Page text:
Senate leaders trade barbed words over Supreme Court
By CATHERINE LUCEY and LISA MASCARO
Thursday, June 28
WASHINGTON (AP) — The Senate battle over Donald Trump’s Supreme Court nominee is off to a fiery start — even before the president makes his choice. Republican and Democratic leaders traded accusations and barbed comments Thursday on the new vacancy, abortion rights and the debate to come.
Both sides are quickly mobilizing after Justice Anthony Kennedy, whose votes have been key in deciding cases on abortion, affirmative action, gay rights, guns, campaign finance and voting rights, sent shockwaves through Washington Wednesday by announcing his retirement plans.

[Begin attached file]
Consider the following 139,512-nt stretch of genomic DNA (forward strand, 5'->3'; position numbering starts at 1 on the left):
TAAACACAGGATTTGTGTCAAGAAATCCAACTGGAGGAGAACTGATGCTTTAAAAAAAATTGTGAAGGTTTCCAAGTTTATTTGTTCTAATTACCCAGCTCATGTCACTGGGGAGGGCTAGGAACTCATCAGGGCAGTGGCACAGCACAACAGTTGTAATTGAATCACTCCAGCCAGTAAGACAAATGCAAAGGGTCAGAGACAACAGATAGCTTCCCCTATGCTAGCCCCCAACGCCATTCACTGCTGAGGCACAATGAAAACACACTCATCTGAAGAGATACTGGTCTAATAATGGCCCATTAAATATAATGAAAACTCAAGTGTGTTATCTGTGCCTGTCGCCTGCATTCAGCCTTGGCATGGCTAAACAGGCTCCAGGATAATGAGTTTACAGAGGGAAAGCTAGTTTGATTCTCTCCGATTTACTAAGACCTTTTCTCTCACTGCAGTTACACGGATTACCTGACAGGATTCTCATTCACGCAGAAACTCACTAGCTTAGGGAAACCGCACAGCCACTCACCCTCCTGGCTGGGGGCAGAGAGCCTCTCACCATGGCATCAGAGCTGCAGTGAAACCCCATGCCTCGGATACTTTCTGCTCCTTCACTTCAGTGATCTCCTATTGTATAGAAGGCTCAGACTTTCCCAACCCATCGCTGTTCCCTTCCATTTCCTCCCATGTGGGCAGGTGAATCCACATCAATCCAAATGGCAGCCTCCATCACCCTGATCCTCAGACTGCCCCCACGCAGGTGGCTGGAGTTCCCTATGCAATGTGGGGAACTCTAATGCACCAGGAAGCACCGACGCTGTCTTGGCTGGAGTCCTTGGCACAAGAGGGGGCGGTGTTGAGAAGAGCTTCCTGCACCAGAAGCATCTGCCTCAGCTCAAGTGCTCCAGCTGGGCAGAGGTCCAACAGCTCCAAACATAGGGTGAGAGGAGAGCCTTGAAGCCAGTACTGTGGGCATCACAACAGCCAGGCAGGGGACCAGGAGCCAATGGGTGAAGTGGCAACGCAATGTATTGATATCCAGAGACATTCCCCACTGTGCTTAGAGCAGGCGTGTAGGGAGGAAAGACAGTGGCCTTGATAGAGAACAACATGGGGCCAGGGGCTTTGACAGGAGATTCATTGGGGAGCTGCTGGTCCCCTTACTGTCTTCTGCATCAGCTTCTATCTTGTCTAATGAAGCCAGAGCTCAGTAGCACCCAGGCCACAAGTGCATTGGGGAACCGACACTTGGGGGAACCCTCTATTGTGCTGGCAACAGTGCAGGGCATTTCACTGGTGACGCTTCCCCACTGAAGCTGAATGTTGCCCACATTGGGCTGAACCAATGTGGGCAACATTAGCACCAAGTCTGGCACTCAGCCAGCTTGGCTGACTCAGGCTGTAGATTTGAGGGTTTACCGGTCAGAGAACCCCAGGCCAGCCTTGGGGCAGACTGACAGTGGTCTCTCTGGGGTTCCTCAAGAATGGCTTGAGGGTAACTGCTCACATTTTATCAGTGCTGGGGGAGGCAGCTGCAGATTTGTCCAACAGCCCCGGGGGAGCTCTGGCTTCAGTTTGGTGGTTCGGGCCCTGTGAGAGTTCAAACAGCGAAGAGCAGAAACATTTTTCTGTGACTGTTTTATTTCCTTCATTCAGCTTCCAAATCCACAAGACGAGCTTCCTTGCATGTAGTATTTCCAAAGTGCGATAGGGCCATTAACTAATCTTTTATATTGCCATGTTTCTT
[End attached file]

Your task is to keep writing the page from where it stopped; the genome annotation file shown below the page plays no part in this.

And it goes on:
Republicans are pressing for speedy action — assuming Trump makes a quick announcement of his pick — but Democrats argue that the confirmation action should be put on hold until after the November midterm elections. The Democrats are citing Senate GOP leader Mitch McConnell’s successful block of President Barack Obama’s nominee to the court, Merrick Garland, in 2016. Republicans argued the seat should be left open because it was a presidential election year.
Senate Minority Leader Chuck Schumer, D-N.Y., said Thursday it would be the “height of hypocrisy” to vote before this year’s election on Trump’s nominee.
“If the Senate’s constitutional duty to advise and consent is just as important as the president’s right to nominate, which the Constitution says it is, why should a midterm election be any less important that a presidential election?” Schumer said.
Majority Leader McConnell, R-Ky., fired back, saying the situations are not the same.